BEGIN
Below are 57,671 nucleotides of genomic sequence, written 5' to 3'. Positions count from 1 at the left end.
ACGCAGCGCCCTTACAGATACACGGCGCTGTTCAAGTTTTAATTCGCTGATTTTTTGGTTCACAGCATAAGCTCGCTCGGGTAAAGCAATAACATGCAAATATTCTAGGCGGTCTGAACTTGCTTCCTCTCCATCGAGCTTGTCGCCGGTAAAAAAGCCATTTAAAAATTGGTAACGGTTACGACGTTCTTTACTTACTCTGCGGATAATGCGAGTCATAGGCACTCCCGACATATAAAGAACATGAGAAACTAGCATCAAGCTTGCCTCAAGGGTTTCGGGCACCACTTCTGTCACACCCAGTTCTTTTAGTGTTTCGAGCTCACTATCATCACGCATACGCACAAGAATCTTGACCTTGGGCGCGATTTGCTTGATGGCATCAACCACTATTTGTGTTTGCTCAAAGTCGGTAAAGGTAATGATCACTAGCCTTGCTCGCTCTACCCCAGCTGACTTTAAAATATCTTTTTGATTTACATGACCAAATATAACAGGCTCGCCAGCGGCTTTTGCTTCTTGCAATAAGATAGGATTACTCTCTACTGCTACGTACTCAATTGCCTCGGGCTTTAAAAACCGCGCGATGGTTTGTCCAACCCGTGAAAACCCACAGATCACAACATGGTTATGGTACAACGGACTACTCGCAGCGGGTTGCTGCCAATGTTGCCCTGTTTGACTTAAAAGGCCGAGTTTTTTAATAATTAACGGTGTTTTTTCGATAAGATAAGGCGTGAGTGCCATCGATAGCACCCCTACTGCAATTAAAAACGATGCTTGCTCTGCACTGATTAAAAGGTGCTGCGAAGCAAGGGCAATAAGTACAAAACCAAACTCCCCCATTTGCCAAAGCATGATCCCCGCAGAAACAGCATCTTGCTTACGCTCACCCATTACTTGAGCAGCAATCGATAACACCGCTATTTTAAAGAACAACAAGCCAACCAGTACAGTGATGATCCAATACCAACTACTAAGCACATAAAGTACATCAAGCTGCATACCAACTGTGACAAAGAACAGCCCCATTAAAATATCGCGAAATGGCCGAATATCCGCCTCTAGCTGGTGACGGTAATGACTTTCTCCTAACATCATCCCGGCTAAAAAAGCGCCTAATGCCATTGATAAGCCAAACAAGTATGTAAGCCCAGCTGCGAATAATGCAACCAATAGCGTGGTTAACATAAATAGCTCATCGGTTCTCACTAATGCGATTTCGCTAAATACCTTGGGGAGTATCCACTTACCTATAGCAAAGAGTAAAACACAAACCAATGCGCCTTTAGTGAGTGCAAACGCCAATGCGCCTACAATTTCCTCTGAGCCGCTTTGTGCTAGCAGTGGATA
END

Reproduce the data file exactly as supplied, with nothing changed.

Below are 57,671 nucleotides of genomic sequence, written 5' to 3'. Positions count from 1 at the left end.
ACGCAGCGCCCTTACAGATACACGGCGCTGTTCAAGTTTTAATTCGCTGATTTTTTGGTTCACAGCATAAGCTCGCTCGGGTAAAGCAATAACATGCAAATATTCTAGGCGGTCTGAACTTGCTTCCTCTCCATCGAGCTTGTCGCCGGTAAAAAAGCCATTTAAAAATTGGTAACGGTTACGACGTTCTTTACTTACTCTGCGGATAATGCGAGTCATAGGCACTCCCGACATATAAAGAACATGAGAAACTAGCATCAAGCTTGCCTCAAGGGTTTCGGGCACCACTTCTGTCACACCCAGTTCTTTTAGTGTTTCGAGCTCACTATCATCACGCATACGCACAAGAATCTTGACCTTGGGCGCGATTTGCTTGATGGCATCAACCACTATTTGTGTTTGCTCAAAGTCGGTAAAGGTAATGATCACTAGCCTTGCTCGCTCTACCCCAGCTGACTTTAAAATATCTTTTTGATTTACATGACCAAATATAACAGGCTCGCCAGCGGCTTTTGCTTCTTGCAATAAGATAGGATTACTCTCTACTGCTACGTACTCAATTGCCTCGGGCTTTAAAAACCGCGCGATGGTTTGTCCAACCCGTGAAAACCCACAGATCACAACATGGTTATGGTACAACGGACTACTCGCAGCGGGTTGCTGCCAATGTTGCCCTGTTTGACTTAAAAGGCCGAGTTTTTTAATAATTAACGGTGTTTTTTCGATAAGATAAGGCGTGAGTGCCATCGATAGCACCCCTACTGCAATTAAAAACGATGCTTGCTCTGCACTGATTAAAAGGTGCTGCGAAGCAAGGGCAATAAGTACAAAACCAAACTCCCCCATTTGCCAAAGCATGATCCCCGCAGAAACAGCATCTTGCTTACGCTCACCCATTACTTGAGCAGCAATCGATAACACCGCTATTTTAAAGAACAACAAGCCAACCAGTACAGTGATGATCCAATACCAACTACTAAGCACATAAAGTACATCAAGCTGCATACCAACTGTGACAAAGAACAGCCCCATTAAAATATCGCGAAATGGCCGAATATCCGCCTCTAGCTGGTGACGGTAATGACTTTCTCCTAACATCATCCCGGCTAAAAAAGCGCCTAATGCCATTGATAAGCCAAACAAGTATGTAAGCCCAGCTGCGAATAATGCAACCAATAGCGTGGTTAACATAAATAGCTCATCGGTTCTCACTAATGCGATTTCGCTAAATACCTTGGGGAGTATCCACTTACCTATAGCAAAGAGTAAAACACAAACCAATGCGCCTTTAGTGAGTGCAAACGCCAATGCGCCTACAATTTCCTCTGAGCCGCTTTGTGCTAGCAGTGGATA